I’m her mother, not her friend

I just returned from the trip of a lifetime. It wasn’t because I went to some exotic tropical destination or to a ridiculously expensive resort hotel, but because I had the privilege of spending five days alone with our daughter Brooke to celebrate a once-in-a-lifetime event, her graduation from college. 

She and I (just the two of us!) flew to New York City to take in as much theatre and city life as we could while eating our way through Manhattan. And eat we did. We sampled everything from surf & turf above Times Square to pizza slices on the street. We noshed on sushi, spaghetti, ice cream and dim sum.

We ate breakfast near Tiffany…

…and dessert in SoHo.

We even experienced a true tea service at The Plaza. It was a foodie’s dream!

As Kazi, one of our charming waiters, was chatting with us, he asked, “You two are best friends out on the town?” 

We both laughed out loud.

“No, she’s my mom,” Brooke responded. 

“Bless your heart,” I said, silently noting I had to leave this guy a big tip for that comment. And also that my new industrial-strength, age-reducing night cream must actually be working. 

But it got me thinking about what he’d said. Brooke and I were behaving like friends, laughing, telling stories and having fun. We have many of the same interests and truly enjoy traveling and spending time together. But we both know we are not friends. And we never will be. 

She is my daughter. I am her mother. Yes, she’s now an adult. And yes, I love and respect her. I even have fun with her! But I’m still the mom. My job is to nurture and teach. It is to provide life lessons and live by example so that our children will become self-sufficient adults.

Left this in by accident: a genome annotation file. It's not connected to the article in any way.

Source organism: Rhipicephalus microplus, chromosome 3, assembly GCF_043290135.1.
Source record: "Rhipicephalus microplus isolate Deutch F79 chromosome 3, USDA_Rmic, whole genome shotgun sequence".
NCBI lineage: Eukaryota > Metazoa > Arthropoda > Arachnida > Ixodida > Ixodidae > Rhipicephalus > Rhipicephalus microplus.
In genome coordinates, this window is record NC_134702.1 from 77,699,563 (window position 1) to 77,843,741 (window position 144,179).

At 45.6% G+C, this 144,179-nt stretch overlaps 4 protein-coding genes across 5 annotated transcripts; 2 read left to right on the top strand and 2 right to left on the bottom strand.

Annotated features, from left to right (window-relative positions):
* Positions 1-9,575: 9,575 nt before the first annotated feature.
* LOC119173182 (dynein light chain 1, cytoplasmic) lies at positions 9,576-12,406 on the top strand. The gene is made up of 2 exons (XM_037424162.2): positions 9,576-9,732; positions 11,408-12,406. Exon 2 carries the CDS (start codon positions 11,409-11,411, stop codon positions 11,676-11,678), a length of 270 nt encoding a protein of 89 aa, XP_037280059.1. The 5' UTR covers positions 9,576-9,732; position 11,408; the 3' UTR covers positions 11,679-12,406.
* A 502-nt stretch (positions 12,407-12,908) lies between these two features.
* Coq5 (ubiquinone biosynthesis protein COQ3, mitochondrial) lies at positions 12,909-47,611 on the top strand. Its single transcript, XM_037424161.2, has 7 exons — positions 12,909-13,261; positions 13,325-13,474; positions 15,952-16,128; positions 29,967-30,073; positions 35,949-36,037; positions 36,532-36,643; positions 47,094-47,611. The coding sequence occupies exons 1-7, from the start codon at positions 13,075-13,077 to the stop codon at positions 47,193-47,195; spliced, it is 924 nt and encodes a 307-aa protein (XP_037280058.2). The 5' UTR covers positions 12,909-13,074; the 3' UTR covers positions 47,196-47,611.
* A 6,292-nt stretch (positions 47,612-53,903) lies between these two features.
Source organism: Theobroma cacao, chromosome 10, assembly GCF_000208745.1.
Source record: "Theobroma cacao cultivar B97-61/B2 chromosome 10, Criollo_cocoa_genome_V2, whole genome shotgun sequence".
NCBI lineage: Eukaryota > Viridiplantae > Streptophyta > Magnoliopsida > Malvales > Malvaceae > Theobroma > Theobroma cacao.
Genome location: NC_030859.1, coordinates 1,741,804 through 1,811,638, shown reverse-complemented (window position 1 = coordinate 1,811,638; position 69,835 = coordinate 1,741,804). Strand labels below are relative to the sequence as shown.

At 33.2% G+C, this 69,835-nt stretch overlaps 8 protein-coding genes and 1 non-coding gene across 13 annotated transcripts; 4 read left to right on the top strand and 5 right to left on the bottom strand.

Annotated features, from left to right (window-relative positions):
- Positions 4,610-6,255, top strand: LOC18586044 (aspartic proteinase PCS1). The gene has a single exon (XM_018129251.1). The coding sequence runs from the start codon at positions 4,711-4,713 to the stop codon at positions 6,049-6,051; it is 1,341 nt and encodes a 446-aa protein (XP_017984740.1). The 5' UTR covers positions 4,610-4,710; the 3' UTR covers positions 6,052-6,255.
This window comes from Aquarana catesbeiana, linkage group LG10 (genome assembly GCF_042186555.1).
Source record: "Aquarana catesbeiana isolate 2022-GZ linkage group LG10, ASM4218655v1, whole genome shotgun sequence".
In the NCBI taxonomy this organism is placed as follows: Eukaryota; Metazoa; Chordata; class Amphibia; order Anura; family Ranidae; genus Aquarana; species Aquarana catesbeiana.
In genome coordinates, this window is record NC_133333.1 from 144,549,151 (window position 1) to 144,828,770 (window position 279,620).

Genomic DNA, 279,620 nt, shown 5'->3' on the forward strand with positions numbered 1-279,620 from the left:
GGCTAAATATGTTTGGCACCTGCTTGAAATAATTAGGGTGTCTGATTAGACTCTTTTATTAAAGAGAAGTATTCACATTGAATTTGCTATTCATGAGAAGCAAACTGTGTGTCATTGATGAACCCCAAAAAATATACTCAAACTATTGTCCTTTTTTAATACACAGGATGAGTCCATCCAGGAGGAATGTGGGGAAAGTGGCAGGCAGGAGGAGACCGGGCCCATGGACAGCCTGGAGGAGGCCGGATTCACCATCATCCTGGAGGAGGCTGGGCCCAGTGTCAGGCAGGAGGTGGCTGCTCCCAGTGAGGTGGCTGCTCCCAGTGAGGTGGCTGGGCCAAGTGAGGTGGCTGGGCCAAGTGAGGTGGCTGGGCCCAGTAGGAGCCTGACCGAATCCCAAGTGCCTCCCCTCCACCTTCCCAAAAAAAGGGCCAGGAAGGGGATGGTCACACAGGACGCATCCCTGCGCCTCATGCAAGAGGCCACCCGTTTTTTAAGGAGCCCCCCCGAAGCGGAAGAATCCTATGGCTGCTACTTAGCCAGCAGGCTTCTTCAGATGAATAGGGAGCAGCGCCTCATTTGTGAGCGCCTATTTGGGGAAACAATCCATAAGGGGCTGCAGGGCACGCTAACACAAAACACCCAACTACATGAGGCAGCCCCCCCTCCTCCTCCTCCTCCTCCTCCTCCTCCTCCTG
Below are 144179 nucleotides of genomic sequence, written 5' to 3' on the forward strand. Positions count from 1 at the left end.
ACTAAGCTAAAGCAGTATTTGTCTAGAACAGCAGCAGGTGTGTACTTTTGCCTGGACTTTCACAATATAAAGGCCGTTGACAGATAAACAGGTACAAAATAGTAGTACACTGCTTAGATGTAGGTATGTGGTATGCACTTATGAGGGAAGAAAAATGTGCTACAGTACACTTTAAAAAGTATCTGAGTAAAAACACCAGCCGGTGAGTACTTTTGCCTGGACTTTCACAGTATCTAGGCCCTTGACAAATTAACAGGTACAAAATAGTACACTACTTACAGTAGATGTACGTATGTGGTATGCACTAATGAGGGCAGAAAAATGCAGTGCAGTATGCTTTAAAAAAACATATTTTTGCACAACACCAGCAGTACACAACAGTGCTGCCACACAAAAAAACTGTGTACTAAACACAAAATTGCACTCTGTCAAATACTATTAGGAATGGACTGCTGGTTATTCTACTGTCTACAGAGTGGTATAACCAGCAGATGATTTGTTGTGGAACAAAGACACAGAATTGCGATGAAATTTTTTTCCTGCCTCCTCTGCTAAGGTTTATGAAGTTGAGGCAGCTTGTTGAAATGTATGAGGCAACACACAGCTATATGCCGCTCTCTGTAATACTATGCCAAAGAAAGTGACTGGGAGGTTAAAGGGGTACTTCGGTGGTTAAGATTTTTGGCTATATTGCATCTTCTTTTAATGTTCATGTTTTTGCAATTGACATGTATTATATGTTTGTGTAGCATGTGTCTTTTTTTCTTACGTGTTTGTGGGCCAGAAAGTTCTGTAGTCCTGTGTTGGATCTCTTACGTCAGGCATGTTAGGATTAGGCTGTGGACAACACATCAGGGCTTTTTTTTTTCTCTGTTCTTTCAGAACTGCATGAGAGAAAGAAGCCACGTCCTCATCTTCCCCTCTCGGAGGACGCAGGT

Does that mean we can’t enjoy each other’s company? Of course we can! We can behave like giddy teenagers and take selfies in Grand Central Station. We can pretend we have someplace to wear the glamorous gowns we saw in Bergdorfs. We can giggle into the night about the super-cute bartender who gave us free champagne and the silly costumes and body paint in Time’s Square. We can share our dreams about the future as we drift off to sleep after a day in the city.  

But we are not friends. There are some things we may never share. Some things are sacred between a mother and daughter, while others are best left outside the relationship. While I can be her confidante and advisor, she cannot always be mine. And that is okay.

It is not my job to be over-involved in her life. It was never acceptable for me to speak to her professors, and now that she’s a college graduate, it will never be okay for me to reach out to her boss. This is her time and her identity, not mine. Her life is now her responsibility. 

My maternal mission is to prepare her for life, not protect her from it. I just hope she’ll invite me along for the ride so we can celebrate her milestones together—as mother and daughter. With dessert. And champagne. And love. 

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